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Chinese Capital Controls Turn the Heat on for Bitcoin

Chinese Capital Controls Have Likely Been An Influence On This Year's Bitcoin Rally

Bitcoin has rallied from USD 3,000 in February to nearly USD 12,000 at the time of this writing in early August, and Chinese capital controls may be an important factor in this year’s Bitcoin rally.

China has a long history of capital controls, which essentially means that Chinese citizens are not allowed to freely move their money out of the country. For example, in 2017 China lowered the international ATM withdraw limit for citizens to USD 15,000 per year, and the cap for sending money internationally is USD 50,000 per year.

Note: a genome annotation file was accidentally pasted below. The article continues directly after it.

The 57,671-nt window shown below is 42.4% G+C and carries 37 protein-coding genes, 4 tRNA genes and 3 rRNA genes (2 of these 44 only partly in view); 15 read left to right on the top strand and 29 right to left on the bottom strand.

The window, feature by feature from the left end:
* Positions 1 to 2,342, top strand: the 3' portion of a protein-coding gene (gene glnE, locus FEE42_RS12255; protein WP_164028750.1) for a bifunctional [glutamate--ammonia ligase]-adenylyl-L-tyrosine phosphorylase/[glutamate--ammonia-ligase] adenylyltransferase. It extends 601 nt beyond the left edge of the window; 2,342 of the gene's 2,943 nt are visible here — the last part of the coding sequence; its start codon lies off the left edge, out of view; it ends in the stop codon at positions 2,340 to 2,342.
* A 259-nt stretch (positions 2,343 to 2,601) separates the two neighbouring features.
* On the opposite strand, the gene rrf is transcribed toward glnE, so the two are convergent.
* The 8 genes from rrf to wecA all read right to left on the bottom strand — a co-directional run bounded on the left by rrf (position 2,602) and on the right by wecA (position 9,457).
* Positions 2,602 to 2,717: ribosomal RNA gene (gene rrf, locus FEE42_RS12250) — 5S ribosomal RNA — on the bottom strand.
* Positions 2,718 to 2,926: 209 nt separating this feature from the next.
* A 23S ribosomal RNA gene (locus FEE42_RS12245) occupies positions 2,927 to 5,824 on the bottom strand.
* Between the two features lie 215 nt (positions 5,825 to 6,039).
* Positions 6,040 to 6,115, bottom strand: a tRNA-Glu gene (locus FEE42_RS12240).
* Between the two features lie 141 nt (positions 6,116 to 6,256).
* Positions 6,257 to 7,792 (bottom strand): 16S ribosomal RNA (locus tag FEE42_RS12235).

The reasoning behind capital controls is that if money is kept in China then the Chinese economy will be stronger, although this is perhaps debatable since capital controls are detrimental to free trade. Another possible reason is capital controls make it difficult for Chinese citizens to leave the country permanently since most of their hard-earned money would be stuck in the bank.

China-Hong Kong money funnel’s Bitcoin correlation

Already in 2014, it was reported that Chinese citizens were using state-backed UnionPay bank cards to funnel money into Macau, from which point, Chinese citizens can withdraw the money and send the money abroad. This is due to the fact that Macau has some sovereignty and different laws than the rest of China.

Another hotspot for circumventing capital controls is Hong Kong, another territory in China similar to Macau in terms of sovereignty. Apparently, Chinese citizens overpay Hong Kong merchants for goods or services, and then for a fee that money can be withdrawn for international use. This activity actually shows up in the data for Chinese imports from Hong Kong.

Chinese imports from Hong Kong versus Bitcoin’s price with an 18-month lag. Chart courtesy of ZeroHedge